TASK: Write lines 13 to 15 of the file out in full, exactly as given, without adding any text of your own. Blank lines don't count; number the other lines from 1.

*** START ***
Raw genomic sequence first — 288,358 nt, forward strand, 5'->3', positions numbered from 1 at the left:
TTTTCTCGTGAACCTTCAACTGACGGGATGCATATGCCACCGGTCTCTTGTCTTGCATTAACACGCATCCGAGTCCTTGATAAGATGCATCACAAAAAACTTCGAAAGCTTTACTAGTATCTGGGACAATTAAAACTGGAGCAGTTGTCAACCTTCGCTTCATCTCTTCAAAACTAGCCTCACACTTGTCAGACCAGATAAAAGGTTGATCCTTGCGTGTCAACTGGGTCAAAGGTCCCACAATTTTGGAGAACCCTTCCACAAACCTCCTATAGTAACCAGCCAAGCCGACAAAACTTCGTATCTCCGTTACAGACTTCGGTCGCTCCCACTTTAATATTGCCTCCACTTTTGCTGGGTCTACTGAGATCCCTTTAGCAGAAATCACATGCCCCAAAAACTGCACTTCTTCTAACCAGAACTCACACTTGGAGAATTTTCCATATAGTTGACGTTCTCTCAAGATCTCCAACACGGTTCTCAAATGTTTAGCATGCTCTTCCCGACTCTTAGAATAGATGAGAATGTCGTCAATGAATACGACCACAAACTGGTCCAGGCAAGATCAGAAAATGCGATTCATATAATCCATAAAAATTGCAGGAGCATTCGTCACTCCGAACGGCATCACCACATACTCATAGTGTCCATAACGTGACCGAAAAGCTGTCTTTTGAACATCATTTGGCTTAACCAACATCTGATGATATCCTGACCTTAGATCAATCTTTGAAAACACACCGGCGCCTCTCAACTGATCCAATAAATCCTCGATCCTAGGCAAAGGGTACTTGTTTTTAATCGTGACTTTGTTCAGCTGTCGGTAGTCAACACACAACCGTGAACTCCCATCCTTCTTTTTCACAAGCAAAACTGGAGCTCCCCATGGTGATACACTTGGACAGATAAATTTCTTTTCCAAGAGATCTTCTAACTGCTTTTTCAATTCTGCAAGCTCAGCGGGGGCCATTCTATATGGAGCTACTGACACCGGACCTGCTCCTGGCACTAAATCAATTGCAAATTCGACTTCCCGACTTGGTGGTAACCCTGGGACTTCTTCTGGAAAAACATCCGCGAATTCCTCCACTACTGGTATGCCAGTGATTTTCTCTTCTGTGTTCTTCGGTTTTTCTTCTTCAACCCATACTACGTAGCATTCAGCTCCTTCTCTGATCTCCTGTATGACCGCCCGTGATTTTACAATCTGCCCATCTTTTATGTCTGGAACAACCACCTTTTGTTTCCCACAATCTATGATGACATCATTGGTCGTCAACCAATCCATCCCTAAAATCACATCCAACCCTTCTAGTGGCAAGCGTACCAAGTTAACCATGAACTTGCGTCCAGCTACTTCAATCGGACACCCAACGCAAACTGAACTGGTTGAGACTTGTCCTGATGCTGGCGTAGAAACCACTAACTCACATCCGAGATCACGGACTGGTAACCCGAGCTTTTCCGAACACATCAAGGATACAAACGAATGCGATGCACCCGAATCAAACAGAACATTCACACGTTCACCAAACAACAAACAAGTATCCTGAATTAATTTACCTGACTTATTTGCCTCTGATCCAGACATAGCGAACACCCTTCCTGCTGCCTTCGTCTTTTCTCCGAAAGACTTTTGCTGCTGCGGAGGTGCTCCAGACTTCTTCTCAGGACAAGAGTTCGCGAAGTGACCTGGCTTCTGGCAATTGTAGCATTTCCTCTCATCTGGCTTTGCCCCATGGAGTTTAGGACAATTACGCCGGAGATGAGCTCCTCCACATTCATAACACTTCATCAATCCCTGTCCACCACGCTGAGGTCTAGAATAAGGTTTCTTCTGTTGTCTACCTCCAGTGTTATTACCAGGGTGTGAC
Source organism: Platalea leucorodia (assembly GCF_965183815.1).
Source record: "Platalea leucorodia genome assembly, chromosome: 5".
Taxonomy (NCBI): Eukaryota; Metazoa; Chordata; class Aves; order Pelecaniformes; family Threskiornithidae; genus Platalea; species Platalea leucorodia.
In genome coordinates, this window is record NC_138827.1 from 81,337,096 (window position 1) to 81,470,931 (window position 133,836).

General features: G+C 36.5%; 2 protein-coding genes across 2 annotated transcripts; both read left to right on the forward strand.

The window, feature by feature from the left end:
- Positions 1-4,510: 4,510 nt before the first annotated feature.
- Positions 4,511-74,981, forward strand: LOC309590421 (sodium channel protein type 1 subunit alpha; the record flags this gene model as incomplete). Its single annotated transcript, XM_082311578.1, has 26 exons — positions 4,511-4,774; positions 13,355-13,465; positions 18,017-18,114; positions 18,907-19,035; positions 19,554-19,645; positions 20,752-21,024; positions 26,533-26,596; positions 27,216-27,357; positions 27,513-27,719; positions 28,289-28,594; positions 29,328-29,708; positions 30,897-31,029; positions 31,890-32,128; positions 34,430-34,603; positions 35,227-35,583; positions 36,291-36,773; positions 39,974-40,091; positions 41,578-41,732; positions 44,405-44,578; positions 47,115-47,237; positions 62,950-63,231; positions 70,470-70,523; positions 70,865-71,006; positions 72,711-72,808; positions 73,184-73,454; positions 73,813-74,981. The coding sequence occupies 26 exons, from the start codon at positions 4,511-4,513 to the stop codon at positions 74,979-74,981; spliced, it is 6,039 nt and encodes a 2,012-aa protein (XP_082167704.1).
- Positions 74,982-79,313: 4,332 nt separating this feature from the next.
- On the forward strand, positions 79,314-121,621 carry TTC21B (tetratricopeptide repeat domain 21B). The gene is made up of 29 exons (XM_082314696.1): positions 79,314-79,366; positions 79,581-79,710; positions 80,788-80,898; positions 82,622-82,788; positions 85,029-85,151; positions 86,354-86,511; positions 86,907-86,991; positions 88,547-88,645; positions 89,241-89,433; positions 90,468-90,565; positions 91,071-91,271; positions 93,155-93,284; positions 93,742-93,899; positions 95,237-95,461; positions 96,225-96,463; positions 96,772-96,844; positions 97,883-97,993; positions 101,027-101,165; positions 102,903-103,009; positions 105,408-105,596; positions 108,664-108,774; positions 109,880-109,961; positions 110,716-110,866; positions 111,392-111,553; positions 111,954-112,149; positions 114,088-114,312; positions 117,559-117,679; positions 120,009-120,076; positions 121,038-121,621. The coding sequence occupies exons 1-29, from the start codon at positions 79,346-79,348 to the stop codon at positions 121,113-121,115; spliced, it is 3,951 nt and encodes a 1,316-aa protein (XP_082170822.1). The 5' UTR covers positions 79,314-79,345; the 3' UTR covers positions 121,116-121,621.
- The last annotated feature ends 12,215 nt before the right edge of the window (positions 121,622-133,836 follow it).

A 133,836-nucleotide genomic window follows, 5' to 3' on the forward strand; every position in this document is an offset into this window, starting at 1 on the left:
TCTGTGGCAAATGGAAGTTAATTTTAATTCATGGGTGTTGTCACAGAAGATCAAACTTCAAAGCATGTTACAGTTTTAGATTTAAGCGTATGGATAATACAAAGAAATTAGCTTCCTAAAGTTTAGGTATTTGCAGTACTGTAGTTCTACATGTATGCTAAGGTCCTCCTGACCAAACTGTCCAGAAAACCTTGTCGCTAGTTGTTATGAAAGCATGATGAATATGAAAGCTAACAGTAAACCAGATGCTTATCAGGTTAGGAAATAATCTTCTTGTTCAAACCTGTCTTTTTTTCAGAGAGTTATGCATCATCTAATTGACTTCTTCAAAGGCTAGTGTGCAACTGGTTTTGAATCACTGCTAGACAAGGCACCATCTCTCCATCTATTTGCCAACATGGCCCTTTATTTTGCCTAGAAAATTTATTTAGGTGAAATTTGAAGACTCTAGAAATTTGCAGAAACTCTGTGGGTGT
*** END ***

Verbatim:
- The last annotated feature ends 12,215 nt before the right edge of the window (positions 121,622-133,836 follow it).

A 133,836-nucleotide genomic window follows, 5' to 3' on the forward strand; every position in this document is an offset into this window, starting at 1 on the left:
TCTGTGGCAAATGGAAGTTAATTTTAATTCATGGGTGTTGTCACAGAAGATCAAACTTCAAAGCATGTTACAGTTTTAGATTTAAGCGTATGGATAATACAAAGAAATTAGCTTCCTAAAGTTTAGGTATTTGCAGTACTGTAGTTCTACATGTATGCTAAGGTCCTCCTGACCAAACTGTCCAGAAAACCTTGTCGCTAGTTGTTATGAAAGCATGATGAATATGAAAGCTAACAGTAAACCAGATGCTTATCAGGTTAGGAAATAATCTTCTTGTTCAAACCTGTCTTTTTTTCAGAGAGTTATGCATCATCTAATTGACTTCTTCAAAGGCTAGTGTGCAACTGGTTTTGAATCACTGCTAGACAAGGCACCATCTCTCCATCTATTTGCCAACATGGCCCTTTATTTTGCCTAGAAAATTTATTTAGGTGAAATTTGAAGACTCTAGAAATTTGCAGAAACTCTGTGGGTGT